Friday, April 25, 2008

An Unlit Candle: Seders for Tibet

I read about this in the current "Forward," which arrived today. Jay Michaelson, whose column "The Polymath" invariably comes closest in print to what I myself believe in my better moments (despite being neither gay nor Buddhist, let alone a law professor, lauded poet, overachieving Ivy Leaguer, urban urbane wit, must I go on?). I wish I knew about his new effort seven nights ago. He's promoting, if a week too late for our home's Passover, this campaign for not only remembering at the commemoration of liberation the unfree Tibetans, but for helping to save them.

Here's an excerpt from his grassroots effort:
"And now, as the Chinese Olympic torch is met with protests around the globe, we call on you to join the effort to shed light on Tibet’s suffering by extinguishing a torch of your own.

We call on all Jews to include an unlit candle on their Seder Tables this year. The candle symbolizes both the Olympic torch, whose light has been dimmed, and the unmet hopes of a people still living without freedom.

In the Jewish tradition, light symbolizes freedom, hope, and renewal. On Shabbat, Chanukah, and on holidays including Passover, we light candles to shed light into our hearts, thank God for the blessings we enjoy, and commit ourselves to our religion’s ideals of justice and freedom for all.

But for three million Tibetans living under military rule, the light has been extinguished. Tibetans may not freely practice their religion, display their flag, or honor their leader, the Dalai Lama. Doing so puts them at risk of jail, torture, or worse.

The point is not just to have another symbol on your table. Rather, as with the rest of the Seder, the point is to stimulate discussion and action."

Michaelson writes about supporting the Tibetan cause, of course, but I think that his suggestions do not go far enough. Personally, despite the Dalai Lama's calls for no boycott either of China nor the Olympics, I wonder why such efforts should not be done. I know the Buddhist understanding seems less sanguinary, and more sanguine, than our Western theologies of liberation and teleologies of deliverance. But, perhaps without sounding ethnocentrist, a little kick in the ass might be what the Panda Bear needs? Forty years of ping-pong diplomacy do not seem to have eased the suffering of the people there, nor have they in this span surpassing the Exodus in length found their Pure Land of promise.

Surely a boycott would provide a truly powerful counterattack to the economic hegemony and political dictatorship that increasingly we outside the PRC also feel in our daily lives, as debtors, consumers, and workers who see our own democratic (such as it is in theory) gains slipping away as the foreign superpower grows in prestige and influence? I have mentioned this issue (search keyword "Tibet") more than once on this blog the past two months. Typical, you might carp. I go on the Net rather than march in the street. But, the Olympic torch never came within 500 miles of me. Like it or not, for we post-boomers, this is our cyber-Berkeley. And, where you and I share our attenuated dialogue has become the agora for our new Athenian dialogues across much more space than even Socrates knew or Aristotle defined. A few weeks ago, when on this blog I listed sites I'd found that advocated such a campaign, I found only a few, often desultorily, advocating this effort.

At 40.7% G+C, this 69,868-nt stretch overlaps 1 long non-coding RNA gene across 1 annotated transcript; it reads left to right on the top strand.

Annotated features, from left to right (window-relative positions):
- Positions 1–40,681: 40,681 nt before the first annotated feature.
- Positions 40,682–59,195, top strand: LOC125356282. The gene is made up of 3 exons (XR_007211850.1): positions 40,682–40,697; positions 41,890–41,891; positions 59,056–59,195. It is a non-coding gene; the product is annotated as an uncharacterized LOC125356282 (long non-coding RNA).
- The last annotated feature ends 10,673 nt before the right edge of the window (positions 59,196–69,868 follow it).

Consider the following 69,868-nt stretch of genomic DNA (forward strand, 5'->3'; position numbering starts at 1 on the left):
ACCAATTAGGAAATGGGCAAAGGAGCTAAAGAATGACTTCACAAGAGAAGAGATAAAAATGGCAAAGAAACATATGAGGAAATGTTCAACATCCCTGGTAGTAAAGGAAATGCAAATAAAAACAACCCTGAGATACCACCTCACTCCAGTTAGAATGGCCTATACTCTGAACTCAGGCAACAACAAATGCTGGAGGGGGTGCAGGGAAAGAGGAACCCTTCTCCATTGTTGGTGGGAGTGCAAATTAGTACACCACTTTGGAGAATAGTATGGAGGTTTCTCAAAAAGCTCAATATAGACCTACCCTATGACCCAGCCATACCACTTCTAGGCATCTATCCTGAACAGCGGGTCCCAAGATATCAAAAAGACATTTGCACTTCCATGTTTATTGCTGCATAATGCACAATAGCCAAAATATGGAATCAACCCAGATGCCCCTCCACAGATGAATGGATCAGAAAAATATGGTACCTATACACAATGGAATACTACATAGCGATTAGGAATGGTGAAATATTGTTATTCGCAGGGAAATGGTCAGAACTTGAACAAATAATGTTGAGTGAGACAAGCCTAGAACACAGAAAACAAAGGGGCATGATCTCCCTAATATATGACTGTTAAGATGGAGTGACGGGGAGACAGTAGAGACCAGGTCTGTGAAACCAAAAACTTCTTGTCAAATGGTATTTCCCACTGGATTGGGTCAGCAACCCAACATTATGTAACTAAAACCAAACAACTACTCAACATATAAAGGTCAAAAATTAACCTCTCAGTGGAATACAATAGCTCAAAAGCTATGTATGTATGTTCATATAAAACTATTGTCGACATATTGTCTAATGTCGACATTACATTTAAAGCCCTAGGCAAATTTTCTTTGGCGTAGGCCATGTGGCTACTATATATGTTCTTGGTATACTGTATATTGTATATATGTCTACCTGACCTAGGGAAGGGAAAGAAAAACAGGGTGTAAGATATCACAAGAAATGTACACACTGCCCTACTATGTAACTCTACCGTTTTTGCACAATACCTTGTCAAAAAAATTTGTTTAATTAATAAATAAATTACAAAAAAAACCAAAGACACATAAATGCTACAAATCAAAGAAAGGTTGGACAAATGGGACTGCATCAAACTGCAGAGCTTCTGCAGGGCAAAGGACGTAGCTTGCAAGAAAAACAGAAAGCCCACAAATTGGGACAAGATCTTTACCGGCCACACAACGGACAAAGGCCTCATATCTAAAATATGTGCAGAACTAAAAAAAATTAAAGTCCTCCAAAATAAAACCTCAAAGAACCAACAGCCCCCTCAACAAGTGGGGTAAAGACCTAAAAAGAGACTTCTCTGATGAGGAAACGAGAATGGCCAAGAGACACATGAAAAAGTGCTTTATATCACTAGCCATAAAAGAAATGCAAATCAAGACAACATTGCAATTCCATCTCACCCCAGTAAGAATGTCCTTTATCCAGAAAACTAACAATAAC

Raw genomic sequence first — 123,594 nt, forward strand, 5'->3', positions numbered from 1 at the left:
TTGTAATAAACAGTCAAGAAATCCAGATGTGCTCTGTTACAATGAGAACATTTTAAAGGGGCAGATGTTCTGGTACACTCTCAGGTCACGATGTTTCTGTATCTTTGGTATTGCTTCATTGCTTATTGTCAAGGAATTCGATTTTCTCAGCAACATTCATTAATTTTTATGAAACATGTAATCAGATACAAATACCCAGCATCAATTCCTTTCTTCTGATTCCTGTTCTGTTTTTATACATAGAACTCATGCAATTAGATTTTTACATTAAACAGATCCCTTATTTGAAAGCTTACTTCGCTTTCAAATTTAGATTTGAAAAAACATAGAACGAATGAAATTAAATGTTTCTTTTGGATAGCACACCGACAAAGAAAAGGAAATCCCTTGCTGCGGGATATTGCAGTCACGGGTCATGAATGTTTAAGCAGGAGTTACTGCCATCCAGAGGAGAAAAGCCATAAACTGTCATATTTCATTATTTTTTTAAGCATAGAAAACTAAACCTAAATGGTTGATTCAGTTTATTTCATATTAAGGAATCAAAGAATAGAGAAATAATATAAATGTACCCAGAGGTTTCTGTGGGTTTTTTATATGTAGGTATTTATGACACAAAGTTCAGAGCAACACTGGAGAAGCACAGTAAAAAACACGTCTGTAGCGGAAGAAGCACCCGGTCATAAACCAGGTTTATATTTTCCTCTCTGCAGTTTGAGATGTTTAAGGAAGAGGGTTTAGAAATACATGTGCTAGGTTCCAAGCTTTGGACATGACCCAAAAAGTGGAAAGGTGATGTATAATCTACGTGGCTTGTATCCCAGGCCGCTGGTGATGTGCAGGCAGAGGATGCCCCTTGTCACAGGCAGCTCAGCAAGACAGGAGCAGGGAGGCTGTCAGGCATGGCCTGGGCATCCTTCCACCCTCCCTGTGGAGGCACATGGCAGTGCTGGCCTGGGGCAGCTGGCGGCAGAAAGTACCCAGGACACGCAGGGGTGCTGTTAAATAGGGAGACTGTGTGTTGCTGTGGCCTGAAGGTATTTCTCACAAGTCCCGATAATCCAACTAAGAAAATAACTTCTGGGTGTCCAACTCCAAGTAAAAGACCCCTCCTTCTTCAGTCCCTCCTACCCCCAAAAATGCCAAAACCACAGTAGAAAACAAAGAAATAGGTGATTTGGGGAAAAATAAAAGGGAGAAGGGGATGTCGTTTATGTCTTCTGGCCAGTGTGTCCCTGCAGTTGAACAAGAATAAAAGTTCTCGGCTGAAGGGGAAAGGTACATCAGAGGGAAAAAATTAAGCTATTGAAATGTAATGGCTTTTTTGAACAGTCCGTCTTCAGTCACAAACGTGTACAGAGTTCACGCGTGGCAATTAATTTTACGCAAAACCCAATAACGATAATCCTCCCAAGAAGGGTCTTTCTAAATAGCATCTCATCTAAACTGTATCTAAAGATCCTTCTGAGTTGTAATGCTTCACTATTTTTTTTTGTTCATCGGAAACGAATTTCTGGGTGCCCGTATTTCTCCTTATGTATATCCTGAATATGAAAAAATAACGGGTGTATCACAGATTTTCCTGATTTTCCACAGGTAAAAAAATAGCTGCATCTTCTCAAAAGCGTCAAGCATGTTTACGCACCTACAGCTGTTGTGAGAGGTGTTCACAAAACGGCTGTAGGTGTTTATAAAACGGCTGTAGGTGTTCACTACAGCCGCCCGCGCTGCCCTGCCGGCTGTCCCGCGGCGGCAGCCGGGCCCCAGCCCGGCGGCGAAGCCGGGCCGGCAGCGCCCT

Most people shrug off this as too difficult; a recent book "A Year Without China" gained about as dismissive reviews as one that also came out about a year without shopping at a chain store, for much the same lethargic reason. Too much of a hassle, not worth the trouble. As for me, I look for the non-union label, so to speak. I'm tired of not having any choice on the shelf but to buy shoddy goods made by exploited workers. Personally, if the Irish had bothered to turn against the British chain stores and auto makers (back when they made cars there), the troops would have heard "slan abhaile" long long ago. Never understood why Grattan's "burn everything British except their coal" became nothing more than a rousing slogan two hundreds years hence, but I'm naive, I know. Same cognitive dissonance that makes ManU the leisure apparel of choice for the average non-Celtic fan throughout most of the 26 Counties. Yet try finding a Galway City football cap or hoodie.

Back to boycotts. If Britain was so righteous in the past to disdain diamonds from South Africa or the U.S. to prohibit cigars from Cuba, why not put our principles to work and cut ties with China? Maybe for the same reason our armies and our leaders in revenge went down rabbit holes after Afghan warlords and Iraqi 'insurgents' rather than strike the petroleum-rich pulse of the Islamofascist threat: the Wahhabi regime who, in the name of piety, has gone so far as to bulldoze Muhammed's birthplace for fear of idolatrous haji. We go after the Grenadas and Panamas with gusto, while Saudi Arabia and China (as MFN status, naturally) bask in the profits we so willingly give them with our SUVs, Wal-Marts, and daily "freemarket" choices at the market, the gas pump (I paid $25 for 6 gallons today), or the dealer. So, I agree with Michaelson's strategy, but in a spirit he would share, I also challenge his definition of what should be a far bolder initiative in the cause of human rights.

There's a link at Unlit Candle to nobler, less testy minds than mine. (I suffer from the Irish disease of begrudgery.) These more enlightened souls write nuanced articles on Tibet. Jewish activists add their own perspectives; there's also thoughts for the Seder, and a hyperlink to, among other sites, The International Campaign for Tibet at See more: An Unlit Candle

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